CoSP Workshop UNFINISHED November 6-8 in Prague

CoSP Annual Workshop with the title UNFINISHED will take place November 6-8 2023 in Prague. This workshop aims at highlighting extensively studied but still open conjectures falling into the project's domain.

Here is the poster CoSP workshop 2023 final.pdf

Place: MFF UK Malostranské nám 25, Prague 1, Czechia
Programme: each day 4PM- 6PM, mornings devoted to discussions with the invited speakers

Monday Nov 6, 4th floor, room S1 (discrete mathematics): Sophie Spirkl (zoom talk) and Nicolas Trotignon
Tuesday Nov 7, 4th floor, room S1 (physics and geometry): Marta Pavelka (zoom talk) and Bergfinnur Durhuus
Wednesday Nov 8, 2nd floor, room S7 (theoretical computer science): Michal Koucky (zoom talk) and Ron Holzman

1. Sophie Spirkl, U. Waterloo, Canada: 2-colouring tournaments
Colouring a tournament means partitioning its vertex set into transitive subsets. Unlike for graphs, even 2-colouring is NP-complete for tournaments. In the graph setting, much progress has been made on determining the complexity of 3-colouring graphs with a forbidden induced subgraph. In the tournament setting, we don't even have a sensible conjecture for which tournaments make 2-colouring easy when excluded.
Jointly left unfinished with Alvaro Carbonero, Sepehr Hajebi and Yanjia Li.

2. Nicolas Trotignon, CNRS, LIP, ENS de Lyon, France: Is there a minimal non-chi-bounded hereditary class?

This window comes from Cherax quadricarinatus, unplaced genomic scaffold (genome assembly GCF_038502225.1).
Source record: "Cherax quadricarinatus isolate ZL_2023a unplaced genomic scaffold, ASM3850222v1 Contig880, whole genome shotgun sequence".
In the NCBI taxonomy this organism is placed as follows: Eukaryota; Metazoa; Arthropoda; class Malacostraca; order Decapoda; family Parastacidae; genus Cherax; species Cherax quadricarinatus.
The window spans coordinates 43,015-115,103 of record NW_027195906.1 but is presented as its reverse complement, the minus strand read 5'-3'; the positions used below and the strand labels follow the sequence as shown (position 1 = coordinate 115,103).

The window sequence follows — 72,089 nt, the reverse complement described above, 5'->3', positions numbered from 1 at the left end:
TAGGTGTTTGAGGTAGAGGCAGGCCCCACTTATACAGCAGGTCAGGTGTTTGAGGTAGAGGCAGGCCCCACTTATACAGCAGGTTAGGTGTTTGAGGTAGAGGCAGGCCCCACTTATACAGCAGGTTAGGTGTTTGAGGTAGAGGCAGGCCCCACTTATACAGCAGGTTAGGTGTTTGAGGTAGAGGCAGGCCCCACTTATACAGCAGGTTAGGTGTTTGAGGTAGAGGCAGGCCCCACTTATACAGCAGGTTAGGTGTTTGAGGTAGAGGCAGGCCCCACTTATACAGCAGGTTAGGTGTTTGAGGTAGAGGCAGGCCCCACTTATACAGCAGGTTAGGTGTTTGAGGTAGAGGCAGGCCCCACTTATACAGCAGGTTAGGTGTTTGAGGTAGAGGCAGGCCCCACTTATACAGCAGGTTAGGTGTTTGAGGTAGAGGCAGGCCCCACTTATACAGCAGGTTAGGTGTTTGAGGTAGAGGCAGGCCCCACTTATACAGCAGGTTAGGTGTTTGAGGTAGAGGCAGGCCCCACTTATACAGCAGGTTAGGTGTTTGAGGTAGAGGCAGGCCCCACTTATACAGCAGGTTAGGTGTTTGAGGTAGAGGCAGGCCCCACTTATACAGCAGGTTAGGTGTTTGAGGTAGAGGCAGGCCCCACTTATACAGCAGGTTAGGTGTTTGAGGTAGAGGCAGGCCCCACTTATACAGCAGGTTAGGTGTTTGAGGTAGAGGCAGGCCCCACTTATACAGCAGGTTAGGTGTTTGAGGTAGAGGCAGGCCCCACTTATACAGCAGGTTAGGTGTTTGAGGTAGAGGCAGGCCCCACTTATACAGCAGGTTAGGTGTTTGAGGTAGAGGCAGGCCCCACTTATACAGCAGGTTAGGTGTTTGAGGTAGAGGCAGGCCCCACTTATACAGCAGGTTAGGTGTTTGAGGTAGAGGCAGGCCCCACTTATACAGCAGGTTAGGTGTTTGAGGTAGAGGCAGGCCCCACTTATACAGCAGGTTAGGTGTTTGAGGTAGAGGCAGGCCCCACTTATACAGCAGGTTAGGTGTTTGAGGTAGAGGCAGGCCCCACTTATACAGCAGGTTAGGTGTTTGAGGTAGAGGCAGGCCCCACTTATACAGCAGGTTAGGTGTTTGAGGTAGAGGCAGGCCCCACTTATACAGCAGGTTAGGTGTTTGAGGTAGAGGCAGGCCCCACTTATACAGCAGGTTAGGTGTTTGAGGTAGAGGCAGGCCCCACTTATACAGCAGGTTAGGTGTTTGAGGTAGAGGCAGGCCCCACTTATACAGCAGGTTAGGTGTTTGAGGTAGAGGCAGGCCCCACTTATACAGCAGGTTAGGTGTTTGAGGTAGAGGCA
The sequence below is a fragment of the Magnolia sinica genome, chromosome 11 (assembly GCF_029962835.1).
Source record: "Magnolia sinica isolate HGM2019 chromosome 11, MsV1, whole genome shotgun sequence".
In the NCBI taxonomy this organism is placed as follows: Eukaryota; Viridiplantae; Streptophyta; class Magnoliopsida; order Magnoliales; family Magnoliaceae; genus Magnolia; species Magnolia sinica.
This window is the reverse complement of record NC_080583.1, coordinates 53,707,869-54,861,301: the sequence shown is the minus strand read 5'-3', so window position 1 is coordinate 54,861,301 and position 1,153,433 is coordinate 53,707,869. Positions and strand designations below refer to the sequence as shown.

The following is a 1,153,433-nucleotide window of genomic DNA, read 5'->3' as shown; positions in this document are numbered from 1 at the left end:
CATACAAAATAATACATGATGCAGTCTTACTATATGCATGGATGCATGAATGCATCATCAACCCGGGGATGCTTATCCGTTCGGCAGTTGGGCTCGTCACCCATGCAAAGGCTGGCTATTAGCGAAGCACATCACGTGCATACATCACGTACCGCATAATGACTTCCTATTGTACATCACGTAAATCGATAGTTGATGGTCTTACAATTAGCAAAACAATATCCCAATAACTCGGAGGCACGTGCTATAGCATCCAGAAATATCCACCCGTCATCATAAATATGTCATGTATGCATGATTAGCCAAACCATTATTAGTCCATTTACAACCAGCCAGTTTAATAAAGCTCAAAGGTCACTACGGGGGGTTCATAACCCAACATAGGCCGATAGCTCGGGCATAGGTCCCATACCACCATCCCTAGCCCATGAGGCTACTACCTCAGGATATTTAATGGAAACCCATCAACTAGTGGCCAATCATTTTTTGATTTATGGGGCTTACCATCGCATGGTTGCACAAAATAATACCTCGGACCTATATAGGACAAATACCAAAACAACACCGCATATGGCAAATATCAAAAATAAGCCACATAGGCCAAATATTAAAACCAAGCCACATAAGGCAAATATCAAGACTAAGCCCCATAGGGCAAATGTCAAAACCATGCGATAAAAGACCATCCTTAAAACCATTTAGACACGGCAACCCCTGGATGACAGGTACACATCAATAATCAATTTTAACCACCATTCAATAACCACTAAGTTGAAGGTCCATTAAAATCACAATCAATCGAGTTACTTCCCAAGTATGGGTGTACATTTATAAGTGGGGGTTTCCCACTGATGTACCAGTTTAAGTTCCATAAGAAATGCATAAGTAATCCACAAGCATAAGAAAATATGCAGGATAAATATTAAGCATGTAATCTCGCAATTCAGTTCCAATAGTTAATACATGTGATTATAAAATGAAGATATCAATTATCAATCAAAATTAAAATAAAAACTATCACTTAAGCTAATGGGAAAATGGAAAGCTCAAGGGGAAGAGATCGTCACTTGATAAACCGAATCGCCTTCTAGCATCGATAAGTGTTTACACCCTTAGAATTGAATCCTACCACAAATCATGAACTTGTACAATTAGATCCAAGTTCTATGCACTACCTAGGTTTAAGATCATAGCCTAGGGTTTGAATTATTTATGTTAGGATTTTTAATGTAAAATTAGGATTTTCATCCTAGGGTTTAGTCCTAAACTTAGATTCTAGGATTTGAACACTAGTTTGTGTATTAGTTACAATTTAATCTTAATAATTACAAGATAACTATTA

The "unfinished question" proposed for the workshop is all in the title, except maybe for some needed definitions that are given now, followed by some motivation.
A class of graphs is hereditary if it's closed under taking induced subgraphs. A hereditary class of graph is chi-bounded if there exists a function f such that all graphs in the class satisfy chi(G) <= f(omega(G)). Therefore, a hereditary class C is non-chi-bounded if there exists an integer k such that for all integer l, there exists a graph G in C satisfying omega(G) = k and chi(G) >= l. A non-chi-bounded hereditary class C is minimal if all its proper hereditary subclasses are chi-bounded. Equivalently, C is minimal if for all H in C, the class of H-free graphs from C is chi-bounded (a graph is H-free if it does not contain H as an induced subgraph).
Seemingly, no minimal hereditary non-chi-bounded class is known. It might be that none exists, and proving this would yield a beautiful and general theorem. While it would be interesting for some that some minimal non-chi-bounded class exists, because each such class would be a kind of best-possible source of counter-examples to conjectures stating that a class is chi-bounded.
The talk will present a recent work by Édouard Bonnet, Romain Bourneuf, Julien Duron, Stéphan Thomassé and the speaker, showing that the classical Zykov's construction of triangle-free graphs of high chromatic number is far from being minimal. It contains graphs of high chromatic number with several structural restrictions: low connectivity or presence of twins, and high odd girth.

3. Marta Pavelka, Cornegie Mellon University U.S.A.: On triangulations of 3-spheres